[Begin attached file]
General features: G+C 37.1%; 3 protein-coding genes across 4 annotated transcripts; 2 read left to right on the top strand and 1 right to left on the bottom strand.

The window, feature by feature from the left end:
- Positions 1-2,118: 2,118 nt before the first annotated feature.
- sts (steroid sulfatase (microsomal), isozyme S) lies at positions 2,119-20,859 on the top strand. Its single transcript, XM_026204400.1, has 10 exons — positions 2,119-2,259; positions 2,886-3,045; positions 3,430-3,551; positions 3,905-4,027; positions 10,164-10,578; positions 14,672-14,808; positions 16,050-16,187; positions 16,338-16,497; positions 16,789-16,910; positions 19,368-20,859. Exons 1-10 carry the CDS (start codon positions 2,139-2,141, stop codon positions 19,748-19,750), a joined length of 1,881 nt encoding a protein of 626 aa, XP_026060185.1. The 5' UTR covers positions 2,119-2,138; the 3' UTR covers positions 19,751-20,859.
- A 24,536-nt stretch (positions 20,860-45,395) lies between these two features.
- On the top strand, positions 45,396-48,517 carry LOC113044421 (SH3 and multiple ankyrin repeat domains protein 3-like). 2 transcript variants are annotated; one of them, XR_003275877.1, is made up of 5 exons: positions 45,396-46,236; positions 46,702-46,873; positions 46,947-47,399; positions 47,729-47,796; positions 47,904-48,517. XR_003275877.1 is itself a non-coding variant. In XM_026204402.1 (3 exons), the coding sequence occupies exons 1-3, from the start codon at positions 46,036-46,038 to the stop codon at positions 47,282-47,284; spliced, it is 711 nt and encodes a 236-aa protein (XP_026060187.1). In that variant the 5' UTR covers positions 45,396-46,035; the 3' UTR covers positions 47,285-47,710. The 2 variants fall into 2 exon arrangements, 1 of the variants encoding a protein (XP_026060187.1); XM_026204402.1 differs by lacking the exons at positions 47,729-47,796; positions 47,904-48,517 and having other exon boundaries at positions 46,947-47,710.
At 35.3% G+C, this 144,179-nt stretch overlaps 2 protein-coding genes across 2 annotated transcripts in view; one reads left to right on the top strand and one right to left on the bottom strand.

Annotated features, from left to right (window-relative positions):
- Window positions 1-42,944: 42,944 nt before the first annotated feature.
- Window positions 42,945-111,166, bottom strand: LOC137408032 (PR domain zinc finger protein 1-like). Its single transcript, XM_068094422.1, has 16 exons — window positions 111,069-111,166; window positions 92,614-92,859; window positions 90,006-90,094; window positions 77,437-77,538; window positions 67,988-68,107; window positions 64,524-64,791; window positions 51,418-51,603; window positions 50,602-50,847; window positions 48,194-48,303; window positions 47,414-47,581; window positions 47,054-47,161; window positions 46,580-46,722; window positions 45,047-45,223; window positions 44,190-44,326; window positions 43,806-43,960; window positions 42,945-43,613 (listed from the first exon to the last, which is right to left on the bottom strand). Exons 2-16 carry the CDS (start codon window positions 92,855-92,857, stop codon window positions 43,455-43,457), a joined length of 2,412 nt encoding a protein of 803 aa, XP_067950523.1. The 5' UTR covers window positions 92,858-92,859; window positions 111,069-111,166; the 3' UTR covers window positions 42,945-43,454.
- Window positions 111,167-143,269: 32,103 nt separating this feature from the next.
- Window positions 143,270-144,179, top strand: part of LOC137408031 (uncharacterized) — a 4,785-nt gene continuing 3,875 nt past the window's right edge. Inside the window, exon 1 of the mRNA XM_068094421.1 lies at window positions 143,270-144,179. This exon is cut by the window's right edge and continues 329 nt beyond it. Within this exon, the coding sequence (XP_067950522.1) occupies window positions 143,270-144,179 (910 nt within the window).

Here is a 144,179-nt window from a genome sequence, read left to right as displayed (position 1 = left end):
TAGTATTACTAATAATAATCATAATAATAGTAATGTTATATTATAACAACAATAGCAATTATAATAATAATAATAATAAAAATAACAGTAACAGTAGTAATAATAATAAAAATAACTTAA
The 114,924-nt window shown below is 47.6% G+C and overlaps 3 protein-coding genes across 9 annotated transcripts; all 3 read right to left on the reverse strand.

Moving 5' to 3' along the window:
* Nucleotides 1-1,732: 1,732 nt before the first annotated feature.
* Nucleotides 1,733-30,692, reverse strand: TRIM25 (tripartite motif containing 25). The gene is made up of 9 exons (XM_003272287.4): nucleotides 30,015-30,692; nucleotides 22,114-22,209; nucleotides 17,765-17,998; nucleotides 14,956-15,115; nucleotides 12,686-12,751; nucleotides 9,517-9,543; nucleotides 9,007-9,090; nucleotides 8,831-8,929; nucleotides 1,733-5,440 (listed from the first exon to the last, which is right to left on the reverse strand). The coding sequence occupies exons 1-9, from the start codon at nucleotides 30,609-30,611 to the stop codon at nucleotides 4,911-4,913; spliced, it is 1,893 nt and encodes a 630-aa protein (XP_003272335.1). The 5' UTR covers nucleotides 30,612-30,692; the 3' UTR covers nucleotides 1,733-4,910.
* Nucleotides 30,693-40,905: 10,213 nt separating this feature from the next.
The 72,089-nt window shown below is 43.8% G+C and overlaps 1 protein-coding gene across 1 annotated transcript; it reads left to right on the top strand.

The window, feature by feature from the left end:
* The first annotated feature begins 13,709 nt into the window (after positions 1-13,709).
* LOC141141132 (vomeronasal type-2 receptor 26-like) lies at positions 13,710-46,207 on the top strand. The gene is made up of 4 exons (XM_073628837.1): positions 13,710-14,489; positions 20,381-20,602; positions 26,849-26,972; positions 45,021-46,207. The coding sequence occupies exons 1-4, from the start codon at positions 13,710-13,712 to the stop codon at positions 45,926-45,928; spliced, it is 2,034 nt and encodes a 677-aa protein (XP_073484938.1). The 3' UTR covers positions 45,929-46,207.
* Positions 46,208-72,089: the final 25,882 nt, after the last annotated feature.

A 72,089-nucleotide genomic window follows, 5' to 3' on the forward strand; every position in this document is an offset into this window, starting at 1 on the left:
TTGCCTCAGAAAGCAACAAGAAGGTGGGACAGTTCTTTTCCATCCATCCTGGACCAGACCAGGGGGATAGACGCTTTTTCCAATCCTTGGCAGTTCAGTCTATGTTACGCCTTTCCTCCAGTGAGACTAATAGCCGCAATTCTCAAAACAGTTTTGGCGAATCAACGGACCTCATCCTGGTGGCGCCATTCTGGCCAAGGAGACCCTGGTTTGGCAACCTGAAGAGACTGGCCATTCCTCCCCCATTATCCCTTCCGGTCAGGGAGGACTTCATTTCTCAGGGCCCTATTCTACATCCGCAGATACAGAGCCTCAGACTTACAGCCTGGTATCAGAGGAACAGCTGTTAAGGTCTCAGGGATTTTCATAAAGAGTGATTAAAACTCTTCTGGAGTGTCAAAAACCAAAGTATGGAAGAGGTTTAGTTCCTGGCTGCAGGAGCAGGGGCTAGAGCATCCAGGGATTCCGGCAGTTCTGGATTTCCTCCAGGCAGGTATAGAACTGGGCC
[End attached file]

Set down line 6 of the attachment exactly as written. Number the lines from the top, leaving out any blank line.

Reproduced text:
- On the top strand, positions 45,396-48,517 carry LOC113044421 (SH3 and multiple ankyrin repeat domains protein 3-like). 2 transcript variants are annotated; one of them, XR_003275877.1, is made up of 5 exons: positions 45,396-46,236; positions 46,702-46,873; positions 46,947-47,399; positions 47,729-47,796; positions 47,904-48,517. XR_003275877.1 is itself a non-coding variant. In XM_026204402.1 (3 exons), the coding sequence occupies exons 1-3, from the start codon at positions 46,036-46,038 to the stop codon at positions 47,282-47,284; spliced, it is 711 nt and encodes a 236-aa protein (XP_026060187.1). In that variant the 5' UTR covers positions 45,396-46,035; the 3' UTR covers positions 47,285-47,710. The 2 variants fall into 2 exon arrangements, 1 of the variants encoding a protein (XP_026060187.1); XM_026204402.1 differs by lacking the exons at positions 47,729-47,796; positions 47,904-48,517 and having other exon boundaries at positions 46,947-47,710.